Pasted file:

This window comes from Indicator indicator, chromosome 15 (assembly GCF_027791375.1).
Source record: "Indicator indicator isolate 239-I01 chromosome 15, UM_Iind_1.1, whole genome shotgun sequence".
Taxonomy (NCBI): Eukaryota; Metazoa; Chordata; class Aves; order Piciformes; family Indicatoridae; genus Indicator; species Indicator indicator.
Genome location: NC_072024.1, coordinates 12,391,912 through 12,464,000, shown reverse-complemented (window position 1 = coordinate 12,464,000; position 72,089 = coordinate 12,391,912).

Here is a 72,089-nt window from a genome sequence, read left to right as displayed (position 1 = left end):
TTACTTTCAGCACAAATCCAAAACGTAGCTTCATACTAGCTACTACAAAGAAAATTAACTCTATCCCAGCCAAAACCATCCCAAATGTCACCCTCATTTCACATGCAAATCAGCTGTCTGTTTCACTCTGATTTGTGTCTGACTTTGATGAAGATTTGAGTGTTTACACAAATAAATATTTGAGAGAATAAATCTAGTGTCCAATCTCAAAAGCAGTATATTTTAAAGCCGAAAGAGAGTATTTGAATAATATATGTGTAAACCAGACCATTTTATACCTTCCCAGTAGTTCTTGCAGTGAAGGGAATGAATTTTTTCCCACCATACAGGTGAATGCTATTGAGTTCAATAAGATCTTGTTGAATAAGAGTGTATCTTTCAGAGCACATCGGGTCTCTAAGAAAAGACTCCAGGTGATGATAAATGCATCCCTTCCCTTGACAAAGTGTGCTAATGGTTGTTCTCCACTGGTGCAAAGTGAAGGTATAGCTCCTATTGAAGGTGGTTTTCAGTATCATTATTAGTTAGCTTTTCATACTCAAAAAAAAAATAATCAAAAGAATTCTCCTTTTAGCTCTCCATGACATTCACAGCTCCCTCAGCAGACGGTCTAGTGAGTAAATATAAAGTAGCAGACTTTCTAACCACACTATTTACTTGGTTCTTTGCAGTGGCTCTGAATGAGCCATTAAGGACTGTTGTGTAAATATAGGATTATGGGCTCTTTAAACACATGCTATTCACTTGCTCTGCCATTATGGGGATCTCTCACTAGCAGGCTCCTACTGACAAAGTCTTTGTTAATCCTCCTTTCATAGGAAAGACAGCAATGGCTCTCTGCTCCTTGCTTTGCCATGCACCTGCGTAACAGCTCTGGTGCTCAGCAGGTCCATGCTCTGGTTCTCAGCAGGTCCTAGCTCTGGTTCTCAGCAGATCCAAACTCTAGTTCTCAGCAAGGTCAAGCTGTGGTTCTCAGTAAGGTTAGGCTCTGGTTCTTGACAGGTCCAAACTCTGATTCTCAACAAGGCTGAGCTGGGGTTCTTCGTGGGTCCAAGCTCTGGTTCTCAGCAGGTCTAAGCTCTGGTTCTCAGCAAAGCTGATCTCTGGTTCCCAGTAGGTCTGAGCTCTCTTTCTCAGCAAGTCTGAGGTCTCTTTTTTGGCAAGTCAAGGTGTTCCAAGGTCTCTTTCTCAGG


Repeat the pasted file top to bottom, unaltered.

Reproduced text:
This window comes from Indicator indicator, chromosome 15 (assembly GCF_027791375.1).
Source record: "Indicator indicator isolate 239-I01 chromosome 15, UM_Iind_1.1, whole genome shotgun sequence".
Taxonomy (NCBI): Eukaryota; Metazoa; Chordata; class Aves; order Piciformes; family Indicatoridae; genus Indicator; species Indicator indicator.
Genome location: NC_072024.1, coordinates 12,391,912 through 12,464,000, shown reverse-complemented (window position 1 = coordinate 12,464,000; position 72,089 = coordinate 12,391,912).

Here is a 72,089-nt window from a genome sequence, read left to right as displayed (position 1 = left end):
TTACTTTCAGCACAAATCCAAAACGTAGCTTCATACTAGCTACTACAAAGAAAATTAACTCTATCCCAGCCAAAACCATCCCAAATGTCACCCTCATTTCACATGCAAATCAGCTGTCTGTTTCACTCTGATTTGTGTCTGACTTTGATGAAGATTTGAGTGTTTACACAAATAAATATTTGAGAGAATAAATCTAGTGTCCAATCTCAAAAGCAGTATATTTTAAAGCCGAAAGAGAGTATTTGAATAATATATGTGTAAACCAGACCATTTTATACCTTCCCAGTAGTTCTTGCAGTGAAGGGAATGAATTTTTTCCCACCATACAGGTGAATGCTATTGAGTTCAATAAGATCTTGTTGAATAAGAGTGTATCTTTCAGAGCACATCGGGTCTCTAAGAAAAGACTCCAGGTGATGATAAATGCATCCCTTCCCTTGACAAAGTGTGCTAATGGTTGTTCTCCACTGGTGCAAAGTGAAGGTATAGCTCCTATTGAAGGTGGTTTTCAGTATCATTATTAGTTAGCTTTTCATACTCAAAAAAAAAATAATCAAAAGAATTCTCCTTTTAGCTCTCCATGACATTCACAGCTCCCTCAGCAGACGGTCTAGTGAGTAAATATAAAGTAGCAGACTTTCTAACCACACTATTTACTTGGTTCTTTGCAGTGGCTCTGAATGAGCCATTAAGGACTGTTGTGTAAATATAGGATTATGGGCTCTTTAAACACATGCTATTCACTTGCTCTGCCATTATGGGGATCTCTCACTAGCAGGCTCCTACTGACAAAGTCTTTGTTAATCCTCCTTTCATAGGAAAGACAGCAATGGCTCTCTGCTCCTTGCTTTGCCATGCACCTGCGTAACAGCTCTGGTGCTCAGCAGGTCCATGCTCTGGTTCTCAGCAGGTCCTAGCTCTGGTTCTCAGCAGATCCAAACTCTAGTTCTCAGCAAGGTCAAGCTGTGGTTCTCAGTAAGGTTAGGCTCTGGTTCTTGACAGGTCCAAACTCTGATTCTCAACAAGGCTGAGCTGGGGTTCTTCGTGGGTCCAAGCTCTGGTTCTCAGCAGGTCTAAGCTCTGGTTCTCAGCAAAGCTGATCTCTGGTTCCCAGTAGGTCTGAGCTCTCTTTCTCAGCAAGTCTGAGGTCTCTTTTTTGGCAAGTCAAGGTGTTCCAAGGTCTCTTTCTCAGG